PLASTIC MULCHED BED WIDTH EFFECTS ON PEPPER AND CANTALOUPE YEILD

in HortScience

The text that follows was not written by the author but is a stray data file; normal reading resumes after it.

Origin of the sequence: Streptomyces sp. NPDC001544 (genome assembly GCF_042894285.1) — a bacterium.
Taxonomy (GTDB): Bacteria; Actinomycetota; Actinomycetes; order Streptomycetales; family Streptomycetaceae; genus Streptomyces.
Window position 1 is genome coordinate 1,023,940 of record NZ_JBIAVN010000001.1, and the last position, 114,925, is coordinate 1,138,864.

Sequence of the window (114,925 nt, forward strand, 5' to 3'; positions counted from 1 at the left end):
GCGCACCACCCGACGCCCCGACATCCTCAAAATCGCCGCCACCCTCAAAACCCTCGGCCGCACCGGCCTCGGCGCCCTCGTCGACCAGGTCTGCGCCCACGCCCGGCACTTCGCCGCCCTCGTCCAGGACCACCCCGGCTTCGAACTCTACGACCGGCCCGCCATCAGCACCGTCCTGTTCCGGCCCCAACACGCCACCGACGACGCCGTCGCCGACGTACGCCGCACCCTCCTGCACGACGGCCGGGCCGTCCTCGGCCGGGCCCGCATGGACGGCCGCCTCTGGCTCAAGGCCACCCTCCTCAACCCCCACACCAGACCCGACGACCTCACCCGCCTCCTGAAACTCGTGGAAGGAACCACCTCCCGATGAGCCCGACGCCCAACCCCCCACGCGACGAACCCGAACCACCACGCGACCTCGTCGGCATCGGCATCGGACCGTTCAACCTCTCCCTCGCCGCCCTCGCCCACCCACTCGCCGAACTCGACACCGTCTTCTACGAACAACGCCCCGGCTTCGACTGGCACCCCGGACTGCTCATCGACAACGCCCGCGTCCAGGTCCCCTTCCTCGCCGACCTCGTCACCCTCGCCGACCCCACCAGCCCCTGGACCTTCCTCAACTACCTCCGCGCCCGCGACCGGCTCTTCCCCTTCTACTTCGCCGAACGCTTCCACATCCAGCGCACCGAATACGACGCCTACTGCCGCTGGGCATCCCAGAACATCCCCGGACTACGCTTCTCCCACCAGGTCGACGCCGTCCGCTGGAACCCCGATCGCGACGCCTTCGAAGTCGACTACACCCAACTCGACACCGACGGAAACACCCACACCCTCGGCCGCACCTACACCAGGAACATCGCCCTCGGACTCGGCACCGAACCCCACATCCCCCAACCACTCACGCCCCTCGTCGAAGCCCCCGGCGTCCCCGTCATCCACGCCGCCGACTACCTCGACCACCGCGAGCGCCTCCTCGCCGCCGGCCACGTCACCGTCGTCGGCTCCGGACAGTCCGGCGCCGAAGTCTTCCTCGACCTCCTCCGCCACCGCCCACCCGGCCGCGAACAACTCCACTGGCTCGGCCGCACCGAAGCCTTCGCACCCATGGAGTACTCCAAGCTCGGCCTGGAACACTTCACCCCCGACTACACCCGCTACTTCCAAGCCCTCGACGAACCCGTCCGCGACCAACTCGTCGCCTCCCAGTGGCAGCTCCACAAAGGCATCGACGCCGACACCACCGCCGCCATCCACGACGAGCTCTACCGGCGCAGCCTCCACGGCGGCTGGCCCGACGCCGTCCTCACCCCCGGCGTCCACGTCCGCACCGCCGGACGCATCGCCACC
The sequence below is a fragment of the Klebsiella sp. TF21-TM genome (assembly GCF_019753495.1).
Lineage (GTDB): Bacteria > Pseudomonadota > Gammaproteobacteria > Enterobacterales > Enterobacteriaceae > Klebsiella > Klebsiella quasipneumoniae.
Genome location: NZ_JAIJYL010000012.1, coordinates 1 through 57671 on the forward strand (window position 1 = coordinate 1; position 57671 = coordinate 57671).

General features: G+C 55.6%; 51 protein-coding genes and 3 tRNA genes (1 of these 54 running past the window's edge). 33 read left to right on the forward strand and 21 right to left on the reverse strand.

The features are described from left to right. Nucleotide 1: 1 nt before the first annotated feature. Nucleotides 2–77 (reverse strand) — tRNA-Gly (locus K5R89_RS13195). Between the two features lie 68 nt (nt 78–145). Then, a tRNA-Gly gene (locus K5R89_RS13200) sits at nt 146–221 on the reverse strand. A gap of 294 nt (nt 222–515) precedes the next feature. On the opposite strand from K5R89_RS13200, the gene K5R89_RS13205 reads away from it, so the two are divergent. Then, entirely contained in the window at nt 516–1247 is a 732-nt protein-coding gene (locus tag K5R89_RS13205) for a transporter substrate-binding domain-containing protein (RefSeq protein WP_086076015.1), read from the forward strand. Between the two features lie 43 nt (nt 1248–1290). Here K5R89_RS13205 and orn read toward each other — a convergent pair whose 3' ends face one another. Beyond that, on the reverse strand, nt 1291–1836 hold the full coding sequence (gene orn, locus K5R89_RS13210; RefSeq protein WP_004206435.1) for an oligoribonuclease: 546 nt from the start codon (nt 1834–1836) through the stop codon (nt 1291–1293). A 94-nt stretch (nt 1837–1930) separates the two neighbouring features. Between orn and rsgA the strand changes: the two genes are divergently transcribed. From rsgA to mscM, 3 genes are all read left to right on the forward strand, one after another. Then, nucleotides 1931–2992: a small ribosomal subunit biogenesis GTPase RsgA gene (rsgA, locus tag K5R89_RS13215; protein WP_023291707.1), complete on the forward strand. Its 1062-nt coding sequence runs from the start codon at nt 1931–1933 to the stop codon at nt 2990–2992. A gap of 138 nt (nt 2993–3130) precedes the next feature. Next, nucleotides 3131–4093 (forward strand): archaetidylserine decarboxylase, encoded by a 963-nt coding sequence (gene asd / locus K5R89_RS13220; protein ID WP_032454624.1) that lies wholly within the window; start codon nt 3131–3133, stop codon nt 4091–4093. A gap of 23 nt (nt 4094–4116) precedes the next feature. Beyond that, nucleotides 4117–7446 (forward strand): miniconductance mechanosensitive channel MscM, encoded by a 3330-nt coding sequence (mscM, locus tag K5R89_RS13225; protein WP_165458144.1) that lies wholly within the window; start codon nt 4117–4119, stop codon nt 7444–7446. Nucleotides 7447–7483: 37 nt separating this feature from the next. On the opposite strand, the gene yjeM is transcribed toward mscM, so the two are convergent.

The phase out of methyl bromide has precipitated a need to reduce usage of the all purpose fumigant. Reduction in methyl bromide use can extend the life of existing stocks and make it more likely to continue critical use exemption for future production. Traditional widths for plastic mulch covered beds in Georgia ranges from 32 to 36 inches. By reducing bed top widths, it could be possible to reduce the amount of methyl bromide applied by as much as 60%. The objectives of this work were to evaluate the effects of narrower bed tops and lower rates of methyl bromide on pepper and cantaloupe growth and yield. Bed top widths of 36, 30, and 24 inches were each tested with broadcast rates of 400 and 300 lb/acre of both 67:33 and 50:50 methyl bromide-chloropicrin at Tifton, GA in the fall of 2005. Bed widths were the main plot and methyl bromide rates the sub plot. Plots were 20 feet long with two rows of pepper planted per bed with 12 inches between plants and one row of cantaloupe planted per bed with two feet between plants. All beds were on 6-ft centers and fertilizer rates were constant across plots within a crop. There were four replications. Otherwise normal cultural practices were employed. Crops were harvested at maturity and data collected on yield and plant growth. Pepper yields were depressed by early cold weather. The 24-inch bed tops produced significantly lower yields of extra large, large and total fruit, but had greater top dry weight and root fresh weight than the 36-inch beds. There were no differences found among methyl bromide rates for cantaloupe or for pepper except extra large fruit were greater at the highest rate compared to the lowest. There were no differences among bed top widths for cantaloupe yield or plant growth.

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